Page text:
Meet the trio feeding one of NZ's poorest communities

By Contributor

Photo / Robyn Edie, Stuff

By Louisa Steyl

The Goodall family, of Invercargill, know what it’s like to struggle financially; and they know how difficult it is to ask for help.

So now that they’re in a position to, they’re “paying it forward” and quietly helping where they can.

Trinity and Glen Goodall, together with Jerilee Roberts, run weekly community barbecues in south Invercagill – but working in the social services industry they’re also able to advise families where to find support and sometimes just lend an ear.

As the cost of living crisis hits home, there’s been a lot more people who need their help, they say.

Glen Goodall recalls one man who picked up a burger and a couple of sausages and said that would be his food for the next few days.

One young couple were grateful for the barbecue because they couldn’t afford meat, Trinity says.

Oftentimes children and teenagers pitch up and then bring their parents the following week.

Trinity relied on services like this for a time when she was a teen living on the streets.

Then, when Glen lost his job suddenly just before Christmas in 2015, the family were put forward for the Salvation Army’s Adopt a Family for Christmas programme.

“They filled our car,” Trinity recalls, pointing to their station wagon. “I cried.”

There were presents for mom, dad, the children, hampers and grocery and fuel vouchers.

“It didn’t feel right,” Glen recalls, while Trinity adds that they almost wanted to pass some donations on to help more families in need.

“We decided that once we got on our feet, we were going to do something to give back.”

They started by cooking for Salvation Army Invercargill’s soup kitchen after noticing that many of the donated meals weren’t suitable for diabetics.

But when the soup kitchen closed, they started their weekly barbecues at Queen’s Park just before the 2020 lockdown, using a gazebo for cover when the city’s inclement weather wasn’t playing along.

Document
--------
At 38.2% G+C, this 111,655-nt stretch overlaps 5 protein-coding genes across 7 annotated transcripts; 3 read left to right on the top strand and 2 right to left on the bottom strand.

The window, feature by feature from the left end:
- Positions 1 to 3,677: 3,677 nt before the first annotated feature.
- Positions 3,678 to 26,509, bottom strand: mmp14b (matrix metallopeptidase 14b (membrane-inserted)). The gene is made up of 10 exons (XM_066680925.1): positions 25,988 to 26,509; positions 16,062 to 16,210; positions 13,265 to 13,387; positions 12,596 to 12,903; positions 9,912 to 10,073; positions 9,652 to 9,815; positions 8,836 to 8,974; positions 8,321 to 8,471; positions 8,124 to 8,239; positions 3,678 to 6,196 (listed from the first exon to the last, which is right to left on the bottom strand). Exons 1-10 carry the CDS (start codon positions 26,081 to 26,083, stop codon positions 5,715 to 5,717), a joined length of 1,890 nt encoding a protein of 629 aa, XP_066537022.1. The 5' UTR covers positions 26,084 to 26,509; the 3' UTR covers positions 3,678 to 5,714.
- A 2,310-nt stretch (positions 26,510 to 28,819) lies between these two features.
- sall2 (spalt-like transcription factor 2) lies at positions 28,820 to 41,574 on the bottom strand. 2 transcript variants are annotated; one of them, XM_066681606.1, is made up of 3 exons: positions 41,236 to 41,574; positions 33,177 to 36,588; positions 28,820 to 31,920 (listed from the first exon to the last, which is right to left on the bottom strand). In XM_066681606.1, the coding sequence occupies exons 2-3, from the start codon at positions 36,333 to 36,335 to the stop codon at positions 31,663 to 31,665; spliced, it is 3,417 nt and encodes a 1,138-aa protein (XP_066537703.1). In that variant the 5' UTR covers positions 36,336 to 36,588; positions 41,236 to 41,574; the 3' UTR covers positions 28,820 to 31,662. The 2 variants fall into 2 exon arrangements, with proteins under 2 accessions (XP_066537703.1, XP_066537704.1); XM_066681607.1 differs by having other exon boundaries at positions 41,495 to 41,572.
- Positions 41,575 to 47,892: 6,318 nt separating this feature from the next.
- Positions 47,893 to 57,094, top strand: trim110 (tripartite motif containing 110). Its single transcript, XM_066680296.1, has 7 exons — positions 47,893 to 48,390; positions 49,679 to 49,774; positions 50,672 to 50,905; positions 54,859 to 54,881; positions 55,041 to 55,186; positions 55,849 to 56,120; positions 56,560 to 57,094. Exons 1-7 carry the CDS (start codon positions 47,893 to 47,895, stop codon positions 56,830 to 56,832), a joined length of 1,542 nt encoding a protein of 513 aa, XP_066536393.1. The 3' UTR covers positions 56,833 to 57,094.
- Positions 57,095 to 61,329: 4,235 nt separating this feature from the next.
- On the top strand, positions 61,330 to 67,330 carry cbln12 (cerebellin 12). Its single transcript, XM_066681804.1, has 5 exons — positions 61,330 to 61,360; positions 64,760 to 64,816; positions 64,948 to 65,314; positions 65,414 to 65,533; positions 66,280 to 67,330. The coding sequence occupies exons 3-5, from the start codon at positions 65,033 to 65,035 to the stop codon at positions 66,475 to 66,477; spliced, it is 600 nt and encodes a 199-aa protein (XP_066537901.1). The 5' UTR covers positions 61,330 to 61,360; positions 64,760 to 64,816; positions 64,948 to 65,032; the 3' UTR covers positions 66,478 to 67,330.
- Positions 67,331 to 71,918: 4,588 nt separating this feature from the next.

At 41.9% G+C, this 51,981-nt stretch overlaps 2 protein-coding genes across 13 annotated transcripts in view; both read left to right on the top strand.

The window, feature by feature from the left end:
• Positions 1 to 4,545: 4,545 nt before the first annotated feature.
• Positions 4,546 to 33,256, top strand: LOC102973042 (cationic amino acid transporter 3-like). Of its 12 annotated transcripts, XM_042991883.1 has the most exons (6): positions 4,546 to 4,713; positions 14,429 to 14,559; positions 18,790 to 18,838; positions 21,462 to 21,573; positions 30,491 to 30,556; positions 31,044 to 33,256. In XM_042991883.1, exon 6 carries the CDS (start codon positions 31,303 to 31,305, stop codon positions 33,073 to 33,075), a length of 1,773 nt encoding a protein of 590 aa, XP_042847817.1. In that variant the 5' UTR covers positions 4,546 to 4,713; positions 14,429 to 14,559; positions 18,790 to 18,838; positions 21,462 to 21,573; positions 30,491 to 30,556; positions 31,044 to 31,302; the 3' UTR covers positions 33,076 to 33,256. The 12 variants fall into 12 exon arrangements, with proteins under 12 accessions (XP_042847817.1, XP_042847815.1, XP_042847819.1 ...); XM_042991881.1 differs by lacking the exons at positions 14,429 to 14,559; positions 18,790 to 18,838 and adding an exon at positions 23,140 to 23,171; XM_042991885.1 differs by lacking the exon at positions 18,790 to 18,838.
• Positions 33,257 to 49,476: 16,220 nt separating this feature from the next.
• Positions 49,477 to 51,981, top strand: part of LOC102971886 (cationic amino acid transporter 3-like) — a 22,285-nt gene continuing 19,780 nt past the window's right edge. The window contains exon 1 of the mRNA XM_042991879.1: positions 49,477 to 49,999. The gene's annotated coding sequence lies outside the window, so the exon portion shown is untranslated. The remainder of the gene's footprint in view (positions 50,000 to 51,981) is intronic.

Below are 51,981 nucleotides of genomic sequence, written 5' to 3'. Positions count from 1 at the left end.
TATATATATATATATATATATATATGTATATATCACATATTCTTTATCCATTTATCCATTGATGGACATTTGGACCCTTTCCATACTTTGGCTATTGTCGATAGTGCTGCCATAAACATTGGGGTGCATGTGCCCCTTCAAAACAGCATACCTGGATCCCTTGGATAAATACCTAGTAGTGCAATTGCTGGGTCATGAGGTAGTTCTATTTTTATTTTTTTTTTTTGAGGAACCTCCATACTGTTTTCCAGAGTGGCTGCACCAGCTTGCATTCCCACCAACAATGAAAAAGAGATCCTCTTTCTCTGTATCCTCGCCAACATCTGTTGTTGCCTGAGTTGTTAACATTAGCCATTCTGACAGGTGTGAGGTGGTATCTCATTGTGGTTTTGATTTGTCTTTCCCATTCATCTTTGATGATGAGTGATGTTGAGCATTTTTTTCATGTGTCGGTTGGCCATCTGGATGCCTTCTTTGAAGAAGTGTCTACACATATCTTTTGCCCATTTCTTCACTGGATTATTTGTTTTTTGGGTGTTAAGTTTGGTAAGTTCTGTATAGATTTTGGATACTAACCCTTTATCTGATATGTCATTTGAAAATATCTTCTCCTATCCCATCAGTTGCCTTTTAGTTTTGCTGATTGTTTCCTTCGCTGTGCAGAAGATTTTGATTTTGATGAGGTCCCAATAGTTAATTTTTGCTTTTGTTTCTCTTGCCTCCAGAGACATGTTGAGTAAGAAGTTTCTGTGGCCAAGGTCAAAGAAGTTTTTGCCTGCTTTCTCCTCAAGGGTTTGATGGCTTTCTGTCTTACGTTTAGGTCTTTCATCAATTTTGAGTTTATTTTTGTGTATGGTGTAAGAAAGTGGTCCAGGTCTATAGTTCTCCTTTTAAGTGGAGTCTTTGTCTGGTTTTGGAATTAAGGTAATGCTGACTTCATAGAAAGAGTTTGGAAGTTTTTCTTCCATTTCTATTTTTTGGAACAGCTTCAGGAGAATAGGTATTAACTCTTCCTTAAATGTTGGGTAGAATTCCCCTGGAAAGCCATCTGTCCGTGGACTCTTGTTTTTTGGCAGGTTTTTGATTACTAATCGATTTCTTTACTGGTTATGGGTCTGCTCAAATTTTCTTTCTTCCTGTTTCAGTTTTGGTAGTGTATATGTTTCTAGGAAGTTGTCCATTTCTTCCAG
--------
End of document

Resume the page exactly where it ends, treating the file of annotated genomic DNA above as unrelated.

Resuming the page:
“When William Booth started [the Salvation Army] he didn’t care if it was raining. He didn’t care if it was safe. He just wanted to get out there and feed people,” Trinity says.

On one occasion, some 50 people stopped by the barbecue – but many were students and travellers.

So after a Covid-19 restriction-enforced hiatus, the Goodalls and Roberts moved their operation to Russell Square in south Invercargill where they’ve been up-and-running again for two months.

“Here we support people who need it,” Trinity says.

South Invercargill never quite recovered economically from the closure of the Ocean Beach freezing works in 1991 and the suburbs surrounding Russell Square are classified as quintile five areas on the University of Auckland Index of Multiple Deprivation (with five being the most deprived).

The trio started Southern Outreach with money from their own pockets and Glen remembers cooking for people on a tiny three-legged barbecue in the beginning.

But over time, people and businesses have donated a gazebo, a bigger barbecue, and food.

One woman – Melissa Dawson – even started cooking soup that she hands out in take home containers, while school children have been running fundraisers.

“To remember everyone that’s helped is quite hard,” Glen said.

Trinity dreams of one day operating a mobile “food ambulance” like the Salvation Army used to run when she was a teen, so Southern Outreach can cook for people all over Invercargill.

“Buildings put barriers up," she says, while Glen adds: “A lot of people don’t want to be seen. They’re proud.”